So you thought you could work for John Cryan’s Deutsche Bank and become rich in the style of Anshu Jain? Wrong.
Deutsche Bank’s annual report for 2015 is out today, and with it comes the bank’s remuneration report for the year. It shows that while some people at Deutsche Bank are doing very well for themselves indeed, most people are not. The vast majority of people at Deutsche Bank are earning moderately well – but far from the sorts of figures associated with a leading investment bank.
In 2015, compensation at Deutsche’s corporate and investment bank was split as follows: 1,871 Material Risk Takers (MRTs) earned a combined €1.7bn; the remaining 26,409 people earned a combined €3bn.
In other words, 7% of the people (the MRTs who are senior managers, traders and revenue earners) at Deutsche’s corporate and investment bank earned 35% of the pay.
On a per-head basis, the pay differential looks like this:
So, 93% of people in Deutsche’s investment bank are earning an average of €115k (£89k, $128k). The disparity is more extreme when you look at bonuses. 63% of the bonus pool in Deutsche’s investment bank went to the 1,871 MRTs who constitute 6% of its staff. If you’re an MRT at Deutsche you got an average bonus of €486k for 2015. If you’re a non-MRT, you got an average bonus of €21k.
The top 1% at Deutsche Bank
However, simply being a material risk taker is not sufficient to guarantee that you’ll be paid well. Within the material risk taker’s cohort itself, pay is also heavily skewed towards the top end.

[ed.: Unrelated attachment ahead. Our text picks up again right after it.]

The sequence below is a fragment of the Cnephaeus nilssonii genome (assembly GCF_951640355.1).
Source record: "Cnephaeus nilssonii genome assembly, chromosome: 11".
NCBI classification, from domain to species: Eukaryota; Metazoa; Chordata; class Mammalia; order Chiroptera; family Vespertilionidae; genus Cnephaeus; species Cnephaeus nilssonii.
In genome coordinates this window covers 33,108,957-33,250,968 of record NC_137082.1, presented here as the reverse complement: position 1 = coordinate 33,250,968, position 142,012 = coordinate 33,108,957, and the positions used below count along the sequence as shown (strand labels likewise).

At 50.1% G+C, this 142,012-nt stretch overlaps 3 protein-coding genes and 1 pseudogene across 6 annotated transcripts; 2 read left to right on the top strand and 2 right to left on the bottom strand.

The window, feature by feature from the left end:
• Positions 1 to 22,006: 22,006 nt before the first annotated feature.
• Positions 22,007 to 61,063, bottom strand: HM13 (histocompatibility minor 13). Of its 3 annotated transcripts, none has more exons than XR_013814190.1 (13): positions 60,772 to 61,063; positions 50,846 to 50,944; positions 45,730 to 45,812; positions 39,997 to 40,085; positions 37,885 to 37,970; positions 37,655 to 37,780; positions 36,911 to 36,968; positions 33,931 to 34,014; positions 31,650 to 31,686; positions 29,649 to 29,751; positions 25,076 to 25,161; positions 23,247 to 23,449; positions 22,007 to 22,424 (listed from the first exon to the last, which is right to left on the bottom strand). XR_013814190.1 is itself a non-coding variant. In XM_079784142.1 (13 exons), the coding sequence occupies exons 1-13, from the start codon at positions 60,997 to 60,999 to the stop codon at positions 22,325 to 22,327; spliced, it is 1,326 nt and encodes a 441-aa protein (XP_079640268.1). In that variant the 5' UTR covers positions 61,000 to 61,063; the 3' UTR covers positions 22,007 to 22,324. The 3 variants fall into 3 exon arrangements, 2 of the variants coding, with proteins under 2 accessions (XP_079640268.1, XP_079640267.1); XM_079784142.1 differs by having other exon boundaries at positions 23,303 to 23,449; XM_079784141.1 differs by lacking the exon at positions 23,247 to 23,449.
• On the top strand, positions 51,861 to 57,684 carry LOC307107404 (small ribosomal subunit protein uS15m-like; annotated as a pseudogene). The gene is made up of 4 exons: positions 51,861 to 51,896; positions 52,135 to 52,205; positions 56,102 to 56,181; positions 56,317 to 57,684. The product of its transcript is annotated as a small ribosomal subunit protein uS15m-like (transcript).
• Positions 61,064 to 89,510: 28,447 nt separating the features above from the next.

Across the entirety of Deutsche Bank, there were 3,005 MRTs in 2015, earning an average of €889k each. And yet, Deutsche also disclosed that 756 people at the bank earned more than €1m last year, with 220 people earning more than €2m. Our calculations suggest that the compensation bill for those 756 alone elite MRTs totaled around €1.5bn of the €2.7bn Deutsche set aside to pay MRTs across the bank. Even within the MRT group, therefore, the implication is that pay per head was distributed as follows:
In other words, the spoils at Deutsche are mostly going to 756 highly paid people. Simply working for Deutsche – and simply working for Deutsche’s investment bank, will not make you rich. If you work in finance, you may be part of the elite, but there are elites and there are elites…
Separately, Deutsche’s compensation report confirms what Bloomberg has already reported: deferred pay at the bank is now spread over four years instead of three. It also says that 100% of any bonus exceeding €500k is deferred, that 88% of bonuses for MRTs last year were deferred and that Anshu Jain was on a very good deal indeed. Jain earned €6.7m for the last full year he worked (2014) and is still getting a chauffeured car, even thought he’s effectively left the bank.